Hi all–I’m currently at a crossroads and I was hoping you could help weigh in…
My ultimate goal is to become an equity research associate. However, what always dings me is my lack of financial modelling experience. In trying to figure out how to boost my appeal, I came across a very insightful article by Jason Voss, CFA: http://blogs.cfainstitute.org/investor/2013/09/12/advice-on-how-to-become-a-research-analyst/
Essentially, he recommends creating a website where you post your research reports, financial models, CV, market commentary, etc. That way, even if you lack formal job experience, you can present these “tangible” examples of your abilities.
But obviously, that’s a time-consuming endeavor and just around the corner is (yup, you guessed it) another CFA exam! Specifically for me, that would be the 2015 level III exam.
So I’m stuck between two paths:
1. Skip this year’s exam and push hard to develop this website of “tangible” experience and push really hard to land an equity research role. I should note that I’ve been in contact with my firm’s internal recruiters who have relayed a preference for internal candidates and that with demonstrable modeling skills, my chances would be quite good.
2. Sit for this year’s exam and delay my transition efforts until after level III.
It’s a very difficult cost-benefit analysis but I’m interested to hear what you all think.
I don’t think they’re necessarily mutually exclusive. I’ve seen similar websites and while I can’t comment on how effective they are in landing interviews / jobs, would it be possible to adjust the amount of work you dedicate towards your website so that you can accommodate CFA L3? If equity research is your eventual goal CFA is indeed quite relevant.
@DollarsToDonuts – I actually don’t think creating a website and doing all those extra work is going to contribute much in interviews. There may be a better way to demonstrate financial modelling experience. My view is to go for the CFA exams first and focus on interviewing on the side.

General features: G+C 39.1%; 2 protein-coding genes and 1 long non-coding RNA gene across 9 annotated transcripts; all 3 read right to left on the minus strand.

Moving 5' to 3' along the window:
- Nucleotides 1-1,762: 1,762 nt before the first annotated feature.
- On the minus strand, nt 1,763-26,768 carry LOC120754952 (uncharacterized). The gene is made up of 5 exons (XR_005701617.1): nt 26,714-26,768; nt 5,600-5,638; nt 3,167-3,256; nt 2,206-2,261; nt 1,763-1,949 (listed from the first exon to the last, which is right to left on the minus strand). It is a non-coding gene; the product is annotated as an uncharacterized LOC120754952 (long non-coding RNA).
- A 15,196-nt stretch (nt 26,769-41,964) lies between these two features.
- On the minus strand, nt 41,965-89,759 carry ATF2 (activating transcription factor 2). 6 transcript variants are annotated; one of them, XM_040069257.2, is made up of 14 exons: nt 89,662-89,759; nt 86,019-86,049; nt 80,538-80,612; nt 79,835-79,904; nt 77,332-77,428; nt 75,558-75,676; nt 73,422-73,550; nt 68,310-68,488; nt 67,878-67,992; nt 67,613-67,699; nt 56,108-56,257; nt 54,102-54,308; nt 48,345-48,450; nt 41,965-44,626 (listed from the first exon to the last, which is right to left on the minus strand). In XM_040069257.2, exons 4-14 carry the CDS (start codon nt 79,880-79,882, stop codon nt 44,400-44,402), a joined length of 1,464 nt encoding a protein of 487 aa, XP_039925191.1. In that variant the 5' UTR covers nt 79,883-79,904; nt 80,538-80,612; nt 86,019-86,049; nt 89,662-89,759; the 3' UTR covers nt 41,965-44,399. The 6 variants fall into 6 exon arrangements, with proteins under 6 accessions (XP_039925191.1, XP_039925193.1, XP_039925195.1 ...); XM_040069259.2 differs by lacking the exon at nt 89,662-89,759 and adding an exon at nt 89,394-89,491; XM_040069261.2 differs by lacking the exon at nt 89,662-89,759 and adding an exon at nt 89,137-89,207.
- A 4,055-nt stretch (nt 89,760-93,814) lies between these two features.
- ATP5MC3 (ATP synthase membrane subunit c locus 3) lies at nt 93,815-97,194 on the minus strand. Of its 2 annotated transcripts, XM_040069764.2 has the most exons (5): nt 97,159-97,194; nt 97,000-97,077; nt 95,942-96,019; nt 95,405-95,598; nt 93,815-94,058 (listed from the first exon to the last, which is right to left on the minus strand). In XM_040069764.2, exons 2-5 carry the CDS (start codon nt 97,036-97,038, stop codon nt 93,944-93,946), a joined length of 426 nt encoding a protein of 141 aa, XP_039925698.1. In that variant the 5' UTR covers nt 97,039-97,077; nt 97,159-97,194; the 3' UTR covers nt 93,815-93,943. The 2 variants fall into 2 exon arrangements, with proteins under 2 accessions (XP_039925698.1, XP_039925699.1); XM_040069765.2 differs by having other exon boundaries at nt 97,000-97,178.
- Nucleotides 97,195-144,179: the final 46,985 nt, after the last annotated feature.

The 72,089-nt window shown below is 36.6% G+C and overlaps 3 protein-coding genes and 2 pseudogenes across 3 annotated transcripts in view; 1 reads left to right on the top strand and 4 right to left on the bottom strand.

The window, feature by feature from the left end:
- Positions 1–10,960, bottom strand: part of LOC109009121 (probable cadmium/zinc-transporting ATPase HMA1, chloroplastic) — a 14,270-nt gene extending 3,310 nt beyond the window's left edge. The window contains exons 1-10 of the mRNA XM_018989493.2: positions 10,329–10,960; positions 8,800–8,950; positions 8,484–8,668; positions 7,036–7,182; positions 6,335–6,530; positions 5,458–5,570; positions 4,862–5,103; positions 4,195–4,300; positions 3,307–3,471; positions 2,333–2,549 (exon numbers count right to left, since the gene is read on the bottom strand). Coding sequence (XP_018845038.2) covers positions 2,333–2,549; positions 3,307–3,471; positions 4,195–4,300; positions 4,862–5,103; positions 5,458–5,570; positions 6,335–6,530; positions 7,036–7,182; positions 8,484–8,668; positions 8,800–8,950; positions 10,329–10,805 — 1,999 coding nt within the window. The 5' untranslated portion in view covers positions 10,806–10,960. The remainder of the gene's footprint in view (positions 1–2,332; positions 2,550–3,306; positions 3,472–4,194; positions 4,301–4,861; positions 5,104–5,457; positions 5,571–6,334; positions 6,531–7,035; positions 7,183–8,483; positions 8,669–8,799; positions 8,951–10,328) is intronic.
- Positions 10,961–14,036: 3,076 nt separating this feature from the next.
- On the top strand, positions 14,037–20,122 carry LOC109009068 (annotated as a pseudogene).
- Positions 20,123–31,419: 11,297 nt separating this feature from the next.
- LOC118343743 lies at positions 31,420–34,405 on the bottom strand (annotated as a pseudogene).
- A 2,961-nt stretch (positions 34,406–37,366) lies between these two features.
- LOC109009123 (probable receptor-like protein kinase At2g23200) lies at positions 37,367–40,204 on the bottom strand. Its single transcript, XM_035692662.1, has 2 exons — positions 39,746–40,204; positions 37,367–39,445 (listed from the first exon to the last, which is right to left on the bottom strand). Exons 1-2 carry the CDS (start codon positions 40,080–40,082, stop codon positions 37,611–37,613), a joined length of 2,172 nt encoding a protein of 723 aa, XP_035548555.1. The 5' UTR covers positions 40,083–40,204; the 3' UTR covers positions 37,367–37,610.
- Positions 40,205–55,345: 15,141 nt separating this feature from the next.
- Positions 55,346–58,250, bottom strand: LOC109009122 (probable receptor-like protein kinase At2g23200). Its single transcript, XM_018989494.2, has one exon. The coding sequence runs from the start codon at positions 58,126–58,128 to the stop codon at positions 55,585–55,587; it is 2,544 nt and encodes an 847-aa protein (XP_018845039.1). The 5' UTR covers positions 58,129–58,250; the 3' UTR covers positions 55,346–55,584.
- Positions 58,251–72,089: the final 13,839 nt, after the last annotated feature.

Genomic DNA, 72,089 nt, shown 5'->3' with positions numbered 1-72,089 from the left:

What do you currently do? Is there financial modelling work involved (although a different line of work) – these skills are transferable and excel modelling skills can be learned online, Training the Street is a great example. Once you’ve taken a good course like this, it’s good to practice them at work when you have the opportunity (and are not bound by crazy deadlines). Use such examples of ACTUAL work experience in your interviews, it is a stronger case to say you actually have done it before at work, than just work on it on your spare time (well we CFA candidates rarely have any) which may not be as top quality as you’d like it to be. Plus, you risk the interviewer not bothering to check it before the interview at all. But if you’ve experience doing it yourself at work (say you may make a work task more complicated than it should be but it’s a good practice to build a simple model and timing isn’t too tight), you know this and can discuss confidently about what you’ve done if asked in interviews.
Financial modelling skill is one thing, but the ability to understand financial statement and the implications on your valuation is more important. Financial modelling skill is the easy part, the industry knowledge, analytical aspects of understanding financial statements is WAY more important to an equity research role. Anyone can learn financial modelling, but e.g. how does one understand a sector specific (e.g. insurance companies) financial statements? What does an airplane disaster mean (say MH17 / MH370) to an insurer who took on the risk? How do you adjust your valuation model and your view of the company if the key management leaves? These analytical basics (not the industry knowledge as it depends what sector you are aiming for in equity research) are what you are picking up in CFA, and this is where you steer the interview in how awesome you are in your CFA exams and how determined you are to complete it!